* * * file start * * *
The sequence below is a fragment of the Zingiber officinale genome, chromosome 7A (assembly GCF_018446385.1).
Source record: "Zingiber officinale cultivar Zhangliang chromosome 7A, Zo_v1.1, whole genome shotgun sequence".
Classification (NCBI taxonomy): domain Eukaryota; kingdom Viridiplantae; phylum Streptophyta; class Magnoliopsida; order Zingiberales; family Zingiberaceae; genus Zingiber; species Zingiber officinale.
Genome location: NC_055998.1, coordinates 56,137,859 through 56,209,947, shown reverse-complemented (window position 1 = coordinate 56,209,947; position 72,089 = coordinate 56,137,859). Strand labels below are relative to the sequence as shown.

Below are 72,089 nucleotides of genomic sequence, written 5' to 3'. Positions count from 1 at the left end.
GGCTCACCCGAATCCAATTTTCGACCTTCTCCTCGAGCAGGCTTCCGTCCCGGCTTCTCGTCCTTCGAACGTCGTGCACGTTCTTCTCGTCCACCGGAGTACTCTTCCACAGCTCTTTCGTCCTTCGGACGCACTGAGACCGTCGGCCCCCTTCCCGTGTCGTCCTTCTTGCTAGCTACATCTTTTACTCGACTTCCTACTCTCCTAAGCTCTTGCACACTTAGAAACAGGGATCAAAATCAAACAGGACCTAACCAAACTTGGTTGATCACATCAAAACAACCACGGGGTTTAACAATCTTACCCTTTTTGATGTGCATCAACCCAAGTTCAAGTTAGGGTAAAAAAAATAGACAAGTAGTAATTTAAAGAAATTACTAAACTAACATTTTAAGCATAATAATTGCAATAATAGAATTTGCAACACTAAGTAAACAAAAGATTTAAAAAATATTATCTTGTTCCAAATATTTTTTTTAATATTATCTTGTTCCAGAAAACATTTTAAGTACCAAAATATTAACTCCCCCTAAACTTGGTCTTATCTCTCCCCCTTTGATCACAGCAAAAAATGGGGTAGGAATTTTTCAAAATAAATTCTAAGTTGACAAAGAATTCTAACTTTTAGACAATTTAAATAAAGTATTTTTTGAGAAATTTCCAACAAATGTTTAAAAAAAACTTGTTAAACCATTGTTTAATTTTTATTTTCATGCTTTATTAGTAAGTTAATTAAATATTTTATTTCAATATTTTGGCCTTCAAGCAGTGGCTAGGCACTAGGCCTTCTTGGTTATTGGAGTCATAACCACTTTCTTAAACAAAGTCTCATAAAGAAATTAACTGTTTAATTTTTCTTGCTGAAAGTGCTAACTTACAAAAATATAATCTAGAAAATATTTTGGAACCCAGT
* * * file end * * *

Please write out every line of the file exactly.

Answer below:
The sequence below is a fragment of the Zingiber officinale genome, chromosome 7A (assembly GCF_018446385.1).
Source record: "Zingiber officinale cultivar Zhangliang chromosome 7A, Zo_v1.1, whole genome shotgun sequence".
Classification (NCBI taxonomy): domain Eukaryota; kingdom Viridiplantae; phylum Streptophyta; class Magnoliopsida; order Zingiberales; family Zingiberaceae; genus Zingiber; species Zingiber officinale.
Genome location: NC_055998.1, coordinates 56,137,859 through 56,209,947, shown reverse-complemented (window position 1 = coordinate 56,209,947; position 72,089 = coordinate 56,137,859). Strand labels below are relative to the sequence as shown.

Below are 72,089 nucleotides of genomic sequence, written 5' to 3'. Positions count from 1 at the left end.
GGCTCACCCGAATCCAATTTTCGACCTTCTCCTCGAGCAGGCTTCCGTCCCGGCTTCTCGTCCTTCGAACGTCGTGCACGTTCTTCTCGTCCACCGGAGTACTCTTCCACAGCTCTTTCGTCCTTCGGACGCACTGAGACCGTCGGCCCCCTTCCCGTGTCGTCCTTCTTGCTAGCTACATCTTTTACTCGACTTCCTACTCTCCTAAGCTCTTGCACACTTAGAAACAGGGATCAAAATCAAACAGGACCTAACCAAACTTGGTTGATCACATCAAAACAACCACGGGGTTTAACAATCTTACCCTTTTTGATGTGCATCAACCCAAGTTCAAGTTAGGGTAAAAAAAATAGACAAGTAGTAATTTAAAGAAATTACTAAACTAACATTTTAAGCATAATAATTGCAATAATAGAATTTGCAACACTAAGTAAACAAAAGATTTAAAAAATATTATCTTGTTCCAAATATTTTTTTTAATATTATCTTGTTCCAGAAAACATTTTAAGTACCAAAATATTAACTCCCCCTAAACTTGGTCTTATCTCTCCCCCTTTGATCACAGCAAAAAATGGGGTAGGAATTTTTCAAAATAAATTCTAAGTTGACAAAGAATTCTAACTTTTAGACAATTTAAATAAAGTATTTTTTGAGAAATTTCCAACAAATGTTTAAAAAAAACTTGTTAAACCATTGTTTAATTTTTATTTTCATGCTTTATTAGTAAGTTAATTAAATATTTTATTTCAATATTTTGGCCTTCAAGCAGTGGCTAGGCACTAGGCCTTCTTGGTTATTGGAGTCATAACCACTTTCTTAAACAAAGTCTCATAAAGAAATTAACTGTTTAATTTTTCTTGCTGAAAGTGCTAACTTACAAAAATATAATCTAGAAAATATTTTGGAACCCAGT